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Uses & Applications of Ketso

Ketso is a flexible tool for effective thinking and collaboration and has many possible applications. Here, we show you how to get the maximum value from a Ketso kit. The following sections give an overview of the broad areas where we have found Ketso to be especially useful.

What can Ketso be used for?

Teaching & training

Ketso brings teaching and training to life through active engagement with learners

Remote meetings & teaching

Ketso Connect is a new way of using Ketso in remote, hybrid & physically distanced meetings, workshops & teaching.

Planning, evaluation & review

Ketso can be used for project planning, mid-way evaluation and review at the end of projects and major initiatives.

Change management

Ketso is a powerful tool for gaining fresh insight in times of change.

Mentoring & coaching

A visual way to explore issues and develop solutions, Ketso supports reflection, movement and change.

Home schooling, working from home & family activities

Great for problem-solving, project planning & learning. Ketso can be used at home, in one-to-one sessions or small groups.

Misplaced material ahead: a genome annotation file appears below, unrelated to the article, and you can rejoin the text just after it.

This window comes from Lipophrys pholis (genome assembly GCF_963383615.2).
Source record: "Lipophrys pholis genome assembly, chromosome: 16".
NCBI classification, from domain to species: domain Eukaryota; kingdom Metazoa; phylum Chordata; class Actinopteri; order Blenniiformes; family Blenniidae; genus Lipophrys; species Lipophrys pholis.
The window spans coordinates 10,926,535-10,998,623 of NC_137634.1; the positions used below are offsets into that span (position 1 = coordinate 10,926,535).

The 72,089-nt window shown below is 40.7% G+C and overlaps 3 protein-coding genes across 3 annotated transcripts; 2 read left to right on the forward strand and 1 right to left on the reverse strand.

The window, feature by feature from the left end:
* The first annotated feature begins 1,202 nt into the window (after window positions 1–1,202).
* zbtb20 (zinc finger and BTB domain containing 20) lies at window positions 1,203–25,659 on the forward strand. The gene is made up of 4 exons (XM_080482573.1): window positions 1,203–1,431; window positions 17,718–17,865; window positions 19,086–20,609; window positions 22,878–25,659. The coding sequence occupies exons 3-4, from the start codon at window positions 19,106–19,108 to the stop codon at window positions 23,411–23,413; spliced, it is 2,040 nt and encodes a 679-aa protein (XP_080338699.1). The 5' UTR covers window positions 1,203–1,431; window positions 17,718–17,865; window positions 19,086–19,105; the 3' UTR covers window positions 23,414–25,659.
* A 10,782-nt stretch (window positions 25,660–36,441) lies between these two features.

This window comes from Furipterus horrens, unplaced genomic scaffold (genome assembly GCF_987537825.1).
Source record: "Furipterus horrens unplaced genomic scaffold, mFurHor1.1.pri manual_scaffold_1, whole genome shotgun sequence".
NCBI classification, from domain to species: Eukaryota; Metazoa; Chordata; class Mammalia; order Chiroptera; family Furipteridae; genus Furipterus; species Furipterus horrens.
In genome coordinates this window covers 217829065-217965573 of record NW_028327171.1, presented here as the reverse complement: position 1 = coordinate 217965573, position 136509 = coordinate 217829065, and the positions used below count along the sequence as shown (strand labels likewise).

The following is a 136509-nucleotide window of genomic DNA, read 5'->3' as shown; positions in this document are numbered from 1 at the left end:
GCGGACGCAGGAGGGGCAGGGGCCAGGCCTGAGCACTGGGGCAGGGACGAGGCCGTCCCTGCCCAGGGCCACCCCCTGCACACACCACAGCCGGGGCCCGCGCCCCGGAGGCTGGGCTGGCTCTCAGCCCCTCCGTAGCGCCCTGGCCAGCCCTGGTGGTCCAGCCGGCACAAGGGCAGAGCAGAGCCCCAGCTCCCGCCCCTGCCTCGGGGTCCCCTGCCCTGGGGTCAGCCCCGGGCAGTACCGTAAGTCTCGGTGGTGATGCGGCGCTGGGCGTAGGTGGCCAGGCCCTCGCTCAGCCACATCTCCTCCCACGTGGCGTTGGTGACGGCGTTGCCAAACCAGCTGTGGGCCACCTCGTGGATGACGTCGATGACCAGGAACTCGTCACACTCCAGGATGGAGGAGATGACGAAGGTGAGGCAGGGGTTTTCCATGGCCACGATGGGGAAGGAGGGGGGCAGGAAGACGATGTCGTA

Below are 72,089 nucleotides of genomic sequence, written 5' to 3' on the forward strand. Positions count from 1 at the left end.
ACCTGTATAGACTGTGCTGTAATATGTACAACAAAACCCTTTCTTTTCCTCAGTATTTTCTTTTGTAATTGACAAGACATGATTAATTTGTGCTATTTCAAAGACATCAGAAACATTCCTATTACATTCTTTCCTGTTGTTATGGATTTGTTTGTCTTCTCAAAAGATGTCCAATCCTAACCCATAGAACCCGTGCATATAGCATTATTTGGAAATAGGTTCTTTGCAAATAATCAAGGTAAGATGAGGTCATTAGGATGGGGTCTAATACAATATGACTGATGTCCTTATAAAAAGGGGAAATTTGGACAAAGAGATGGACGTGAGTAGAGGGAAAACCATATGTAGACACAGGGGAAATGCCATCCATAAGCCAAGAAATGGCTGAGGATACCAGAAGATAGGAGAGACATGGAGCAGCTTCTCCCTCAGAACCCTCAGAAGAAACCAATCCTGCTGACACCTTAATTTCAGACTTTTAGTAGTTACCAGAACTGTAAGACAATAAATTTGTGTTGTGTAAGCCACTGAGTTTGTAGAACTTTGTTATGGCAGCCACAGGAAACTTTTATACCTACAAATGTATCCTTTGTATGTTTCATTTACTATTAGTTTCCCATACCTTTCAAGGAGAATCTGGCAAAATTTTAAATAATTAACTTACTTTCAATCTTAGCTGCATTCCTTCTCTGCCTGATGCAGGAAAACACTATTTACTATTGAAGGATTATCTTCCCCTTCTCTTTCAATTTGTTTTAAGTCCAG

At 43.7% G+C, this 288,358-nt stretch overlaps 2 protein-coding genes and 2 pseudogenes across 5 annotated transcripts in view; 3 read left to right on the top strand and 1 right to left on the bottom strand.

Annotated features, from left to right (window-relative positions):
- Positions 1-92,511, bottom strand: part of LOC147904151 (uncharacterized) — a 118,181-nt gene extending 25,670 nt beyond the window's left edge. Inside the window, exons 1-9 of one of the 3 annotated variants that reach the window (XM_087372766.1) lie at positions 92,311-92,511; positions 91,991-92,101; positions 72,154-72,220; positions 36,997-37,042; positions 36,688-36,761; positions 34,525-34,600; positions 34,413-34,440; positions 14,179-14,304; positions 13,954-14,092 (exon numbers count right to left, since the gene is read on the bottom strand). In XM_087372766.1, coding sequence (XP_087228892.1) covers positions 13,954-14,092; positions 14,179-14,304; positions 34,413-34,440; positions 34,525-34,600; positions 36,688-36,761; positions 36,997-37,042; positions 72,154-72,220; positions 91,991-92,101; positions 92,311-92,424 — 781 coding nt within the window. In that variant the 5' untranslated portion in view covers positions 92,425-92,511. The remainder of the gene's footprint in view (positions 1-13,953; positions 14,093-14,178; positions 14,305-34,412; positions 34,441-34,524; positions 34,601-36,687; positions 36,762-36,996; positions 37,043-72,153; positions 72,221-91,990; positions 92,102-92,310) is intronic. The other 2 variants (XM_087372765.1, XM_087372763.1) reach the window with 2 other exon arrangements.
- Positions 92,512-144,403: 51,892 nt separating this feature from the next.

It offers an effective process for partnership and community development.

Full engagement

Ensures engagement with all team-members, staff, stakeholders and clients.

Writing & thinking

Tactile and visual, Ketso helps emerge and structure your insights.


In research it ensures that every voice is heard. Now cited in over 50 peer-reviewed articles.

Home-schooling and working from home

  • Ketso is a powerful tool for problem-solving, planning and learning. It can be used on your own or in one-to-one exercises, including in home-schooling and learning together with children, or in small group settings. It is perfect for small businesses and people who work from home, where there is a real need for innovation and nimble thinking.

    In addition to our range of resources supporting workshops with groups, we have developed ‘apps‘ for learning and play, planning together, having good conversations, writing, project development and more, for use with our smaller, personal kits.

Organisational development and business planning

  • Ketso helps you make efficient use of time in meetings and ensures that everyone gets a say. Ketso stimulates communication across divisions and teams, creating a level playing field for fruitful dialogue between senior managers and people at all levels of an organisation.

    It’s ideal for project planning and strategy development. It can also be used for effective engagement with clients or suppliers, or to engage with customers to develop products and services.